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Shadowfall: Book One of the Godslayer Chronicles

by James Clemens

(Orbit, £10.99, 470 pages, trade paperback, published May 2005. Orbit, £7.99, 674 pages, paperback, this edition published May 2006. Roc, 2005. U.S. $24.95 / Canada $36.00 hardcover. ISBN: 0-451-45994-6.)

Review by Martin Owton

Shadowfall by James Clemens (US edition)In the world of Myrillia the Gods live amongst men; their excretions so filled with the essence of magic that they are collected to fuel magical processes and engines. They can also die amongst men, and when one is slain suspicion falls upon a man. Tylar de Noche, once a Shadowknight, now a broken husk is branded Godslayer and pursued by the order that cast him out. Possessed of a god's magical essence and with a demon imprisoned within him, Tylar and his few friends must solve the mystery of the slain god to clear his name. His search takes him through the realms of gods both fair and foul to the citadel of the eldest god; Shadowknights and dark creatures dog his every move as a conspiracy to overthrow the rule of the gods is slowly revealed.

James Clemens has created an interesting and colourful variation on the standard fantasy world, particularly with the Gods. I did like the use of the Gods' humours as fuel for magical flying machines and submarines. He could have made so much more of this though. The reader gets little sense of how this world works, how the common people live and think as very few common people feature in the story. The interesting question of how the theology works when the Gods really do live on earth is unaddressed.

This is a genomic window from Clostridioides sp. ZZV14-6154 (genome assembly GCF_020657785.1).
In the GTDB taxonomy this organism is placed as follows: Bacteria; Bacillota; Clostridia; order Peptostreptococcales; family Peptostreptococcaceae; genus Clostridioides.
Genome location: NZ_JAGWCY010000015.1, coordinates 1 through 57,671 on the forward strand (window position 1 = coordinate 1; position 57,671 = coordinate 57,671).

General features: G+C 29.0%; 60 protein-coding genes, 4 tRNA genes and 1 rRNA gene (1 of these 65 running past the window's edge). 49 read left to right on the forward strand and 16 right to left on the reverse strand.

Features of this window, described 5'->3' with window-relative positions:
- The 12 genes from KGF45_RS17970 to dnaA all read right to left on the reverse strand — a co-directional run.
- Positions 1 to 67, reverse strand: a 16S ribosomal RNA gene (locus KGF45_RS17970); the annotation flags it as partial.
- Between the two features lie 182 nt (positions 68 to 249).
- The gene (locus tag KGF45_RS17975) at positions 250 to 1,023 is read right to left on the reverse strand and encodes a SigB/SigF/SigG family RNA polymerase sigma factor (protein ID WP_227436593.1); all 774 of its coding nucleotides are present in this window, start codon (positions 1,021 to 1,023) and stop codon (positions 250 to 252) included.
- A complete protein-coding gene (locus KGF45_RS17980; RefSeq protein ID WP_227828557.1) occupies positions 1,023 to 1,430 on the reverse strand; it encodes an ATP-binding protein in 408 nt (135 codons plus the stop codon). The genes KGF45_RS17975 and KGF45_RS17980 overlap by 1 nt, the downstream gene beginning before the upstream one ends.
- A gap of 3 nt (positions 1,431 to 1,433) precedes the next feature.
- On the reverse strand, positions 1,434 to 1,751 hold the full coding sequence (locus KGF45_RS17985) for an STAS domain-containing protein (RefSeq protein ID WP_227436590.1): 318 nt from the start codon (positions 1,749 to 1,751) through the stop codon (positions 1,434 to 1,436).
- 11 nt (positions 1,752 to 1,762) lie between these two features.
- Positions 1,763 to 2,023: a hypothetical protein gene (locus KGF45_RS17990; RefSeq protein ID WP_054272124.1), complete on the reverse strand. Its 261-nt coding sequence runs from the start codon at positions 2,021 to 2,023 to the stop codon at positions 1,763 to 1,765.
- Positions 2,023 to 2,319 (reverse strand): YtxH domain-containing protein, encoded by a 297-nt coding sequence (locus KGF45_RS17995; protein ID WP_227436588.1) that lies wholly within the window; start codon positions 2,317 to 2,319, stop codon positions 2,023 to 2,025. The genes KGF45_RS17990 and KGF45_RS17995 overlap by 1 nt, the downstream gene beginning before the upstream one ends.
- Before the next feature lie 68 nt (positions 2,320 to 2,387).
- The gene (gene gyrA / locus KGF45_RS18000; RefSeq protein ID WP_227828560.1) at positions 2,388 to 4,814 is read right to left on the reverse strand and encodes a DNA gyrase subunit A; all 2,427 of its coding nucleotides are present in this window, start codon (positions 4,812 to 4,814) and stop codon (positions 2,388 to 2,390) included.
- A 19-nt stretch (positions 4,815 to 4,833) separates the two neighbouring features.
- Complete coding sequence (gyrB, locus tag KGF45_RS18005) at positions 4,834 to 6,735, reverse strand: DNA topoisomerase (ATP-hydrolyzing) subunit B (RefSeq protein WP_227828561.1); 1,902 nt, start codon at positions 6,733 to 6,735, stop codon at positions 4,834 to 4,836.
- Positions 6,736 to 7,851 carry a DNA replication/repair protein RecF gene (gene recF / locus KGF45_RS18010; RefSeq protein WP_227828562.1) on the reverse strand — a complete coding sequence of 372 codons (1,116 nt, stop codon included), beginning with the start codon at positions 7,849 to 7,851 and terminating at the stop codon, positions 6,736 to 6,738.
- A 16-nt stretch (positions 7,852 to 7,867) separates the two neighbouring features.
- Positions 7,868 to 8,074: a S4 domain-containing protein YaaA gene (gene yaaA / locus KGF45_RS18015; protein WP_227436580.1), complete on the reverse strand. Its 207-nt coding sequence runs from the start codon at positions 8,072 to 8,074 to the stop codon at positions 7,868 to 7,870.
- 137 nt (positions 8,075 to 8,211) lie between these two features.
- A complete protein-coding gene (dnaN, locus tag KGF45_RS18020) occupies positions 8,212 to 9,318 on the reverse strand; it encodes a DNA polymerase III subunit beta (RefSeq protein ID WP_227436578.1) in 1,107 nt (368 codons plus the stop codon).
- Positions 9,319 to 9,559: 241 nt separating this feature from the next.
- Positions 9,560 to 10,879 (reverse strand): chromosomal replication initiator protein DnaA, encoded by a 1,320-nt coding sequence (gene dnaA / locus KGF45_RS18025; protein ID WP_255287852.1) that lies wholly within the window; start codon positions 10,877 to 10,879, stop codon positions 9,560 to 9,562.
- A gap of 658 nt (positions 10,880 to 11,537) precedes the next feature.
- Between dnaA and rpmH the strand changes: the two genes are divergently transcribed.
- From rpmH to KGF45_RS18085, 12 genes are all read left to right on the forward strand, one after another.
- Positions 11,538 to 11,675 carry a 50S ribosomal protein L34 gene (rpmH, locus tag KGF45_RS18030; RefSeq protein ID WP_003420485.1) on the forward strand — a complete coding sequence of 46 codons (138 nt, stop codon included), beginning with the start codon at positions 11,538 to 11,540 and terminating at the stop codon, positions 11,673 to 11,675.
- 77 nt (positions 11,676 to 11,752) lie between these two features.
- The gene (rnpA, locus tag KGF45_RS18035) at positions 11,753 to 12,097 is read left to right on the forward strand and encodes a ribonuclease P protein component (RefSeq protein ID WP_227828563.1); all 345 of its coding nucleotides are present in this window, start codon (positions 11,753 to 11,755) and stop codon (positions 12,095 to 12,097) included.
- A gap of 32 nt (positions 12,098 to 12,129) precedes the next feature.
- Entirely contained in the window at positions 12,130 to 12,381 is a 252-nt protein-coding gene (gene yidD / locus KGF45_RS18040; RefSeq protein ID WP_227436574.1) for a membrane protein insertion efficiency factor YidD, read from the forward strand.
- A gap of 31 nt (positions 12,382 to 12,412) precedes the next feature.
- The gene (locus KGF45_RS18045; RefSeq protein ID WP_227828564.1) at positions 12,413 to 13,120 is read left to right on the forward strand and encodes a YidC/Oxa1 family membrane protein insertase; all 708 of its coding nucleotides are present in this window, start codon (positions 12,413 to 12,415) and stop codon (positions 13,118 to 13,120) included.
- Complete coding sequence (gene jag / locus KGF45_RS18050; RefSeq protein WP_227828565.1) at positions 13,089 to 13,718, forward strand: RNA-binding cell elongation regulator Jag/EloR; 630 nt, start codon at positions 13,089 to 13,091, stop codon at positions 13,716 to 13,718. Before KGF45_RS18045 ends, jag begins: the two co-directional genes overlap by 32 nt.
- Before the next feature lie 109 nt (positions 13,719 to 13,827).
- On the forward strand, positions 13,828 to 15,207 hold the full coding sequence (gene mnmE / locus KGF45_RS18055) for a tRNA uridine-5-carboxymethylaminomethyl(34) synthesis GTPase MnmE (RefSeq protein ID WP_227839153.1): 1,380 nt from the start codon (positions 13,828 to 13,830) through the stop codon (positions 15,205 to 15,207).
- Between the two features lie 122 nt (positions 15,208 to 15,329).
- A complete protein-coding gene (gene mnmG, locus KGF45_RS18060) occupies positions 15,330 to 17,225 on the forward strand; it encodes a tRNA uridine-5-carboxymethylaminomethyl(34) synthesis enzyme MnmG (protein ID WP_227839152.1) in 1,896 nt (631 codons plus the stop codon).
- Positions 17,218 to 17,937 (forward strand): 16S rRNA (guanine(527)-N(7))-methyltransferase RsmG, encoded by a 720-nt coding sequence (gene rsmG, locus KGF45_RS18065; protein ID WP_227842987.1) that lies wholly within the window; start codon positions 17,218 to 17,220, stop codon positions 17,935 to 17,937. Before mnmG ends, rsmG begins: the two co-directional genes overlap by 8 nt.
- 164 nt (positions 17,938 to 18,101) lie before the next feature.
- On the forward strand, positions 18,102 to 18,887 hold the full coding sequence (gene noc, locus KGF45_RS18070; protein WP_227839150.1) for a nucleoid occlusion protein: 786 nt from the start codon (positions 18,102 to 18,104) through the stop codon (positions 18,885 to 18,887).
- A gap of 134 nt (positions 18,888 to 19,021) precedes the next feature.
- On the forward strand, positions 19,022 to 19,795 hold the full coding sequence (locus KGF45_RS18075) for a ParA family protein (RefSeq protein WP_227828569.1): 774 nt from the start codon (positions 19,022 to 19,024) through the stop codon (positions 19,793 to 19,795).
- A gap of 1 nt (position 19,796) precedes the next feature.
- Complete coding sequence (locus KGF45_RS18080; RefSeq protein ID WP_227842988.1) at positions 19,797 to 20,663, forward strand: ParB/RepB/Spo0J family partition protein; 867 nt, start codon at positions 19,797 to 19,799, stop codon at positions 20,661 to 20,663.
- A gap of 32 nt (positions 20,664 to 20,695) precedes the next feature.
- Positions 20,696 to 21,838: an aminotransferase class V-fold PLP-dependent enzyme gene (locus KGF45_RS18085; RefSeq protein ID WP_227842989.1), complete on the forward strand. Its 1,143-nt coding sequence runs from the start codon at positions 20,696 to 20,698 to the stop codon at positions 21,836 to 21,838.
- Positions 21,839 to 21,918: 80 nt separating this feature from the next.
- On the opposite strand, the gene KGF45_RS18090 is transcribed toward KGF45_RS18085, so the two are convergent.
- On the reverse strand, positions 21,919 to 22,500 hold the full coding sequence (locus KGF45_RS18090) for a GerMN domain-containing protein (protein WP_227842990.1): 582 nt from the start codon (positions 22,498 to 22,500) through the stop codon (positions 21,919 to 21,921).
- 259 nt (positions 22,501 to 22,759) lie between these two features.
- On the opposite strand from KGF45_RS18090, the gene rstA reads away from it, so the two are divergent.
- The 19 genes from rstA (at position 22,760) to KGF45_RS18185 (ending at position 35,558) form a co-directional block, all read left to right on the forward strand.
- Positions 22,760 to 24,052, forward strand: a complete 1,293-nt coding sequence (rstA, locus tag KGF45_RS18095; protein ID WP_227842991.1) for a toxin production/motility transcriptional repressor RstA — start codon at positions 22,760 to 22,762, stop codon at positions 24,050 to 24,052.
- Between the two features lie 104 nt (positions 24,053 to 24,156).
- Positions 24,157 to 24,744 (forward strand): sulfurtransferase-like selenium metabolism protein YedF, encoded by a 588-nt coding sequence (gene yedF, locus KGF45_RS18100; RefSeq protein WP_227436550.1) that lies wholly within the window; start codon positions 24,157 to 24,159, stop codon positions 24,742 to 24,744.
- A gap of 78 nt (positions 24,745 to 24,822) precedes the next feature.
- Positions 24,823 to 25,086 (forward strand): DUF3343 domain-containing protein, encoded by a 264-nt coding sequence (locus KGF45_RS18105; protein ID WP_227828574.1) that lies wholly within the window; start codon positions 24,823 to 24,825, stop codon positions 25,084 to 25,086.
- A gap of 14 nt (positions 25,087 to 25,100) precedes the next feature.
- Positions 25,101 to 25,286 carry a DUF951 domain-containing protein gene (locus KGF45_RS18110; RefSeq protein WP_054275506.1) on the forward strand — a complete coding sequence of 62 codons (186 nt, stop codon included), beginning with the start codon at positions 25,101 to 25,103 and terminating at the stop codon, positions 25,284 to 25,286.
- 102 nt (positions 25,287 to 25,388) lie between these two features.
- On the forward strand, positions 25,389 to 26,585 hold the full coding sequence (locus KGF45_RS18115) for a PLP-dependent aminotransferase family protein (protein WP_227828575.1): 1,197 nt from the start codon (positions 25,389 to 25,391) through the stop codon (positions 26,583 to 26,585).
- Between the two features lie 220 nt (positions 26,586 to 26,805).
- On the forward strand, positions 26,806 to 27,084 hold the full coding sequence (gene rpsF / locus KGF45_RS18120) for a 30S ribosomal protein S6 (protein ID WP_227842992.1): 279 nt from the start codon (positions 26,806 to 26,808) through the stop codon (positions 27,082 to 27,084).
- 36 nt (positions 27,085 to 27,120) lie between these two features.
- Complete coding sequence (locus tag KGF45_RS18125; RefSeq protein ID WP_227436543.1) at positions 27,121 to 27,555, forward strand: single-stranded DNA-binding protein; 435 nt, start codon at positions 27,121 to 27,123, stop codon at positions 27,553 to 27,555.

Shadowfall by James Clemens (UK edition)The pacing is sound enough with action scenes turning up every few pages, but it is with the characterisation that I have the greatest problems. The difficulty is that the POV protagonists, Tylar, his ex-fiancé Kathryn ser Vail, and the young acolyte Dart, do not really protag. Other people make the decisions that drive the plot and the characters merely react to them. The prime example is the thief Rogger, who Tylar meets early on in the story. Rogger most conveniently, seems to know a back entrance to every castle and a dodgy merchant in every port and guides Tylar's initial escape from the Shadowknights. A few chapters from Rogger's POV would have been interesting and possibly made the events feel less random. Overall the most sympathetic character is the young girl Dart, and she has least to do.

James Clemens is an experienced author with five previous books to his name. I do not think it unreasonable to expect him to exploit the opportunities that he created in this book in a more satisfying manner. Could do better.

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